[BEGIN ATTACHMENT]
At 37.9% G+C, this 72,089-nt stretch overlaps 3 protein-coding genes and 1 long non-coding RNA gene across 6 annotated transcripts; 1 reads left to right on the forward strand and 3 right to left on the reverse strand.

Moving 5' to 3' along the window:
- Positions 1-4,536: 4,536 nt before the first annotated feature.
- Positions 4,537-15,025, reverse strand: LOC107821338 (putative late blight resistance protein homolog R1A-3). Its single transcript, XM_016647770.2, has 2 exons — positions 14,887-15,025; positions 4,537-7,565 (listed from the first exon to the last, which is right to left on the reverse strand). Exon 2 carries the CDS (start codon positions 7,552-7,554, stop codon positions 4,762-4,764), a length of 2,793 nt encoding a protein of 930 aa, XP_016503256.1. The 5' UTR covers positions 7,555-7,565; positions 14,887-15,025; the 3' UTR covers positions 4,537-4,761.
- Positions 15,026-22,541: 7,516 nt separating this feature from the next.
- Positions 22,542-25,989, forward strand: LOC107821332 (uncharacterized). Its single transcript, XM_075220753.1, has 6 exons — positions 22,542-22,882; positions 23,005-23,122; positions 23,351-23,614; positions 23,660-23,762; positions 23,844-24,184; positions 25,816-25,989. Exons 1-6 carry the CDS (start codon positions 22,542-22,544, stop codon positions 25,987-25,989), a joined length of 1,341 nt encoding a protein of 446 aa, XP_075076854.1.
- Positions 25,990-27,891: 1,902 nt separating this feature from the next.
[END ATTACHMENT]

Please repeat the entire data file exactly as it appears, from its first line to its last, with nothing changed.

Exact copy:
At 37.9% G+C, this 72,089-nt stretch overlaps 3 protein-coding genes and 1 long non-coding RNA gene across 6 annotated transcripts; 1 reads left to right on the forward strand and 3 right to left on the reverse strand.

Moving 5' to 3' along the window:
- Positions 1-4,536: 4,536 nt before the first annotated feature.
- Positions 4,537-15,025, reverse strand: LOC107821338 (putative late blight resistance protein homolog R1A-3). Its single transcript, XM_016647770.2, has 2 exons — positions 14,887-15,025; positions 4,537-7,565 (listed from the first exon to the last, which is right to left on the reverse strand). Exon 2 carries the CDS (start codon positions 7,552-7,554, stop codon positions 4,762-4,764), a length of 2,793 nt encoding a protein of 930 aa, XP_016503256.1. The 5' UTR covers positions 7,555-7,565; positions 14,887-15,025; the 3' UTR covers positions 4,537-4,761.
- Positions 15,026-22,541: 7,516 nt separating this feature from the next.
- Positions 22,542-25,989, forward strand: LOC107821332 (uncharacterized). Its single transcript, XM_075220753.1, has 6 exons — positions 22,542-22,882; positions 23,005-23,122; positions 23,351-23,614; positions 23,660-23,762; positions 23,844-24,184; positions 25,816-25,989. Exons 1-6 carry the CDS (start codon positions 22,542-22,544, stop codon positions 25,987-25,989), a joined length of 1,341 nt encoding a protein of 446 aa, XP_075076854.1.
- Positions 25,990-27,891: 1,902 nt separating this feature from the next.